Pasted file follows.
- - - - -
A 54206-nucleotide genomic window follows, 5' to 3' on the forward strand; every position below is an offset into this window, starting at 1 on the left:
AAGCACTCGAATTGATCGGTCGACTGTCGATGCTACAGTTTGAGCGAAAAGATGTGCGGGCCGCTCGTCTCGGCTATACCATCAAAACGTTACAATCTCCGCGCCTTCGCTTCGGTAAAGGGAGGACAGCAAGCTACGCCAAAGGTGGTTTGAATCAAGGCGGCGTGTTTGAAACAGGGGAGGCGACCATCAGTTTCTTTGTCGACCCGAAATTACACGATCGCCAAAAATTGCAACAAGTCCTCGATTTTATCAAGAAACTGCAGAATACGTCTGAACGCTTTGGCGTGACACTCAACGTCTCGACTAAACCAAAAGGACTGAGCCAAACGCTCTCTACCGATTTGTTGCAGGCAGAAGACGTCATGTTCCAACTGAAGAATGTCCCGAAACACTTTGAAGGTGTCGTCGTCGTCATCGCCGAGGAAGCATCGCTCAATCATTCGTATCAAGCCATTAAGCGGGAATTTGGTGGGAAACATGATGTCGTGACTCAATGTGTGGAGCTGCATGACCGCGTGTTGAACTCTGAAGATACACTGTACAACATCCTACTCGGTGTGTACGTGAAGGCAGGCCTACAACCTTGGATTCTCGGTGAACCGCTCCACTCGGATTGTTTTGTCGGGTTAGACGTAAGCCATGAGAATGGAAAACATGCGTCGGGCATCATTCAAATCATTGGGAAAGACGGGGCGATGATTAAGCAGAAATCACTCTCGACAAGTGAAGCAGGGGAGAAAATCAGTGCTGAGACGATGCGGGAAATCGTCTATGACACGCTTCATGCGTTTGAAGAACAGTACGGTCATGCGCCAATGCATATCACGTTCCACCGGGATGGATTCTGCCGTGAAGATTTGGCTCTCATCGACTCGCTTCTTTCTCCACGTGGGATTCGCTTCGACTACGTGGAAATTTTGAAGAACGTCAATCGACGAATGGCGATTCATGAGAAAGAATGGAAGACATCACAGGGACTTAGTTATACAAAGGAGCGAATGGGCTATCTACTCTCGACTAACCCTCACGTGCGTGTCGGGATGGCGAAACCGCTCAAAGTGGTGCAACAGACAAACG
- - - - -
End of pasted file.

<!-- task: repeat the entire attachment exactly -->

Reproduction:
A 54206-nucleotide genomic window follows, 5' to 3' on the forward strand; every position below is an offset into this window, starting at 1 on the left:
AAGCACTCGAATTGATCGGTCGACTGTCGATGCTACAGTTTGAGCGAAAAGATGTGCGGGCCGCTCGTCTCGGCTATACCATCAAAACGTTACAATCTCCGCGCCTTCGCTTCGGTAAAGGGAGGACAGCAAGCTACGCCAAAGGTGGTTTGAATCAAGGCGGCGTGTTTGAAACAGGGGAGGCGACCATCAGTTTCTTTGTCGACCCGAAATTACACGATCGCCAAAAATTGCAACAAGTCCTCGATTTTATCAAGAAACTGCAGAATACGTCTGAACGCTTTGGCGTGACACTCAACGTCTCGACTAAACCAAAAGGACTGAGCCAAACGCTCTCTACCGATTTGTTGCAGGCAGAAGACGTCATGTTCCAACTGAAGAATGTCCCGAAACACTTTGAAGGTGTCGTCGTCGTCATCGCCGAGGAAGCATCGCTCAATCATTCGTATCAAGCCATTAAGCGGGAATTTGGTGGGAAACATGATGTCGTGACTCAATGTGTGGAGCTGCATGACCGCGTGTTGAACTCTGAAGATACACTGTACAACATCCTACTCGGTGTGTACGTGAAGGCAGGCCTACAACCTTGGATTCTCGGTGAACCGCTCCACTCGGATTGTTTTGTCGGGTTAGACGTAAGCCATGAGAATGGAAAACATGCGTCGGGCATCATTCAAATCATTGGGAAAGACGGGGCGATGATTAAGCAGAAATCACTCTCGACAAGTGAAGCAGGGGAGAAAATCAGTGCTGAGACGATGCGGGAAATCGTCTATGACACGCTTCATGCGTTTGAAGAACAGTACGGTCATGCGCCAATGCATATCACGTTCCACCGGGATGGATTCTGCCGTGAAGATTTGGCTCTCATCGACTCGCTTCTTTCTCCACGTGGGATTCGCTTCGACTACGTGGAAATTTTGAAGAACGTCAATCGACGAATGGCGATTCATGAGAAAGAATGGAAGACATCACAGGGACTTAGTTATACAAAGGAGCGAATGGGCTATCTACTCTCGACTAACCCTCACGTGCGTGTCGGGATGGCGAAACCGCTCAAAGTGGTGCAACAGACAAACG